Revealed: Insects change the way they communicate when drowned out by man-made noises


Birds and frogs do it, even whales have been known to do it. Now scientists have for the first time shown that insects also change the way they sing to one another when drowned out by man-made noises.

Click HERE to listen to a grasshopper battling traffic noise

Grasshoppers living next to a main road respond to the increased background volume of passing traffic by adjusting their summer courtship songs, scientists have discovered.

In order to make themselves heard above the low-rumble noise pollution of moving vehicles, male bow-winged grasshoppers of central Europe alter the pitch of their songs’ lower notes so that they rise to a mini-crescendo, the scientists found.

“Bow-winged grasshoppers produce songs that include low and high frequency components,” said Ulrike Lampe of the University of Bielefeld in Germany, who led the study published in the journal Functional Ecology.

“We found that grasshoppers from noisy habitats boost the volume of the lower-frequency part of their song, which makes sense since road noise can mask signals in this part of the frequency spectrum,” Dr Lampe said.

The effects of man-made noise on the sounds made by animals has been fairly well documented in vertebrates – creatures with a backbone – but has hardly been studied in the invertebrates such as insects, she said.

“We know that birds shift the frequencies of their songs or use songs with higher mean frequencies under noisy conditions. Some frog species alter their calling rate in response to high background noise levels,” Dr Lampe said.

Whales are also believed to alter their acoustic communications in response of the high-volume noises made by military submarines, ships and underwater explosions.

The bow-winged grasshopper, which is a common species in Central Europe, grows about 1.5cm long and varies in colour from green and brown to red and purple. They “sing” by rubbing a toothed file on their hind legs against the “bow” of a protruding vein in their front wings, rather like a cello.

In order to attract females during the months of July and September, adult males sing two second-long “phrases” to each song which increase in volume toward the end. Slow ticking sounds begin each phrase, which increase in speed and amplitude culminating in a buzzing sound towards the end.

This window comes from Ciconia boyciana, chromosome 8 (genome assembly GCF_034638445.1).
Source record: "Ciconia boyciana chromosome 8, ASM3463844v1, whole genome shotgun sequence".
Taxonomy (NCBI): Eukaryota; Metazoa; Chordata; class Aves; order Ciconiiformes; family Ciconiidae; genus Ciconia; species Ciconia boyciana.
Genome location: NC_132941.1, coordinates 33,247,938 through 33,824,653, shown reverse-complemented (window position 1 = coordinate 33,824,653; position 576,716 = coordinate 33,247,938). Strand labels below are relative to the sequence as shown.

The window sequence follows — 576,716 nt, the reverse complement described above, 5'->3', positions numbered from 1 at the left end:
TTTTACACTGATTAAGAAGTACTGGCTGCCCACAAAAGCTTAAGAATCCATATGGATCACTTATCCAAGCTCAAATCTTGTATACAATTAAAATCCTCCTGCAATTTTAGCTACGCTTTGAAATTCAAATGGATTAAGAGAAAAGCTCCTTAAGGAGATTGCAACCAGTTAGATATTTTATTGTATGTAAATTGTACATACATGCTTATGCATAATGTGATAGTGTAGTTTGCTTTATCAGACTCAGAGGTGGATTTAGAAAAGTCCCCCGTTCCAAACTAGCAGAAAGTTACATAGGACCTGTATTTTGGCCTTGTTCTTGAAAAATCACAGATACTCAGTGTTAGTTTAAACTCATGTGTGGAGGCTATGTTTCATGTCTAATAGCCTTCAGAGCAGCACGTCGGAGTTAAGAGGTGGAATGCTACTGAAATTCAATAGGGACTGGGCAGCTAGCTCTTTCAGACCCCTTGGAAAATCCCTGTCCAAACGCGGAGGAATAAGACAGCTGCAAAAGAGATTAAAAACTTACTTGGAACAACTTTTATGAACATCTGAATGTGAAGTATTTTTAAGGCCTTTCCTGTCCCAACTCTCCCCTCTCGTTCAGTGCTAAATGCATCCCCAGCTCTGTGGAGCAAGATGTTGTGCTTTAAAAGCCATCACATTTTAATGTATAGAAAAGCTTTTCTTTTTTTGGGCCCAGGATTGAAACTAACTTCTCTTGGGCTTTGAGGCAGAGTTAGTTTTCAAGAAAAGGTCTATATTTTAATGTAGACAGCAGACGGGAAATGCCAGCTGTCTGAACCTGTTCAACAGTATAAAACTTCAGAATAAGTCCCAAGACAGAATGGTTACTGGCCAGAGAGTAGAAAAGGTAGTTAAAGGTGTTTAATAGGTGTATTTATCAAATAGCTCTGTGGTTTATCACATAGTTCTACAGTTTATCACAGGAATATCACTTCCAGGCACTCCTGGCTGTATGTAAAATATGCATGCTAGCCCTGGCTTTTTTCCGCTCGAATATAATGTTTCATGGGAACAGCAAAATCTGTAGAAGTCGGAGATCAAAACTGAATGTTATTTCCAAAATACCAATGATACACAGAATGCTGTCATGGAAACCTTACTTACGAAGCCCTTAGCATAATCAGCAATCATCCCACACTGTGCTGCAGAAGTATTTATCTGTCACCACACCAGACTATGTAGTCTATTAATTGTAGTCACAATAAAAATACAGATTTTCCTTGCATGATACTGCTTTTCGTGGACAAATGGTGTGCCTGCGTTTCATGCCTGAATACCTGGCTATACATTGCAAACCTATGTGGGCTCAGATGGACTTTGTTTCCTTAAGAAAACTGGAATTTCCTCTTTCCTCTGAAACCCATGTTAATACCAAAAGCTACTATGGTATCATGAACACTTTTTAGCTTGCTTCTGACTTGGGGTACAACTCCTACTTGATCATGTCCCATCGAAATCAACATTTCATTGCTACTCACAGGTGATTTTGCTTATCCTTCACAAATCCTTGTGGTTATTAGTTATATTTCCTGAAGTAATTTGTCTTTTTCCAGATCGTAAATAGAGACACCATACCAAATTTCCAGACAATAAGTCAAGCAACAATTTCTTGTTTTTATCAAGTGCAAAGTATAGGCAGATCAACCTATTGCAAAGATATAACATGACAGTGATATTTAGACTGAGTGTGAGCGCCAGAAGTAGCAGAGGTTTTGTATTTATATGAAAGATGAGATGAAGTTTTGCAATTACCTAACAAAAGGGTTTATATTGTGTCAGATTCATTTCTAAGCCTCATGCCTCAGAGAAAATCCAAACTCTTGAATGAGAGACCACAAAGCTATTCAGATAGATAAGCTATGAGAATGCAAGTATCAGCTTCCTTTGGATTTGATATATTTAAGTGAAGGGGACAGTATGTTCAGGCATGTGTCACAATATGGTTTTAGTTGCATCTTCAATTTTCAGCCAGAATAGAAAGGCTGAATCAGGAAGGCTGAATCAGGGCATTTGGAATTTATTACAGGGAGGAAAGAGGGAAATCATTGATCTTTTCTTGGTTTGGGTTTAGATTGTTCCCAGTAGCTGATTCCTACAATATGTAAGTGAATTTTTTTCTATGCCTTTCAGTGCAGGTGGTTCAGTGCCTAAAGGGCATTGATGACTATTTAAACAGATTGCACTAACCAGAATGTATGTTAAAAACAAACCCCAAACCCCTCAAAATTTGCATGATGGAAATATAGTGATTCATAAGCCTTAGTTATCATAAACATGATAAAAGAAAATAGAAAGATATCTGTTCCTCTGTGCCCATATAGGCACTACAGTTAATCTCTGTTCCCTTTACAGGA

Dr Lampe and her colleagues thought that the low-frequency region of the song might be masked by traffic noise which is why they decided to study the species.

“Bow-winged grasshoppers are a good model organism to study sexual selection because females can respond to male courtship songs with their own low-frequency acoustic signal, if they are attracted to a male song,” Dr Lampe said.

“Since males produce broadband signals with a maximum in the ultrasound region (above 30 kHz) and a smaller, but significant peak in the region between 6 and 10 kHz, we thought about the possibility that this lower part of the frequency spectrum might be degraded or masked by anthropogenic noise, such as traffic noise,” she explained.

The scientist collected 188 male bow-winged grasshoppers, half  from next to a busy road  and half from open grassland without any noise pollution, and compared the frequency range of their songs. They recorded nearly 1,000 different songs.

The traffic noise imposed on the urban grasshoppers could be having a serious effect on their ability to find suitable mates, Dr Lampe said.

“Increased noise levels could affect grasshopper courtship in several ways. It could prevent females from hearing male courtship songs properly, prevent females from recognising males of their own species, or impair females' ability to estimate how attractive a male is from his song,” she said.

“We don't know this, yet. We want to find out more about female preferences for spectral parameters of the songs and whether traffic noise affects these preferences in some way,” she added.

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